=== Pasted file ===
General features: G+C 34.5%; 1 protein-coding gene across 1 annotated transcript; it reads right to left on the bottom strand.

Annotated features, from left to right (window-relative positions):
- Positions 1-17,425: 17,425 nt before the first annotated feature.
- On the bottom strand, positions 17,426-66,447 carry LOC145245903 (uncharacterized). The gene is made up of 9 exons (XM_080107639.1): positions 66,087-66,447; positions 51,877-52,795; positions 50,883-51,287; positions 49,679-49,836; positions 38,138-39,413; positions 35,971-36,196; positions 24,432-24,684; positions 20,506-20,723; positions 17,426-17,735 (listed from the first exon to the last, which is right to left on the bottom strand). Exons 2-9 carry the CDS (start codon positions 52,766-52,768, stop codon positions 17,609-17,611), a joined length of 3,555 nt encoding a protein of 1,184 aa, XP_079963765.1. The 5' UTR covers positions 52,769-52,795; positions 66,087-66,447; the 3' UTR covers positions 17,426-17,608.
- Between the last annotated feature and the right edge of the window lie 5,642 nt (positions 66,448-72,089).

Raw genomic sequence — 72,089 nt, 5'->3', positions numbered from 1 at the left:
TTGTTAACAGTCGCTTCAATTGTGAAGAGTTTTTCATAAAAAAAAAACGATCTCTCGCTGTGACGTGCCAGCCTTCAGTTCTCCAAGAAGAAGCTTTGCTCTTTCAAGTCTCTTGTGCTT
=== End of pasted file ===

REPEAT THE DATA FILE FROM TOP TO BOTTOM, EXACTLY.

General features: G+C 34.5%; 1 protein-coding gene across 1 annotated transcript; it reads right to left on the bottom strand.

Annotated features, from left to right (window-relative positions):
- Positions 1-17,425: 17,425 nt before the first annotated feature.
- On the bottom strand, positions 17,426-66,447 carry LOC145245903 (uncharacterized). The gene is made up of 9 exons (XM_080107639.1): positions 66,087-66,447; positions 51,877-52,795; positions 50,883-51,287; positions 49,679-49,836; positions 38,138-39,413; positions 35,971-36,196; positions 24,432-24,684; positions 20,506-20,723; positions 17,426-17,735 (listed from the first exon to the last, which is right to left on the bottom strand). Exons 2-9 carry the CDS (start codon positions 52,766-52,768, stop codon positions 17,609-17,611), a joined length of 3,555 nt encoding a protein of 1,184 aa, XP_079963765.1. The 5' UTR covers positions 52,769-52,795; positions 66,087-66,447; the 3' UTR covers positions 17,426-17,608.
- Between the last annotated feature and the right edge of the window lie 5,642 nt (positions 66,448-72,089).

Raw genomic sequence — 72,089 nt, 5'->3', positions numbered from 1 at the left:
TTGTTAACAGTCGCTTCAATTGTGAAGAGTTTTTCATAAAAAAAAAACGATCTCTCGCTGTGACGTGCCAGCCTTCAGTTCTCCAAGAAGAAGCTTTGCTCTTTCAAGTCTCTTGTGCTT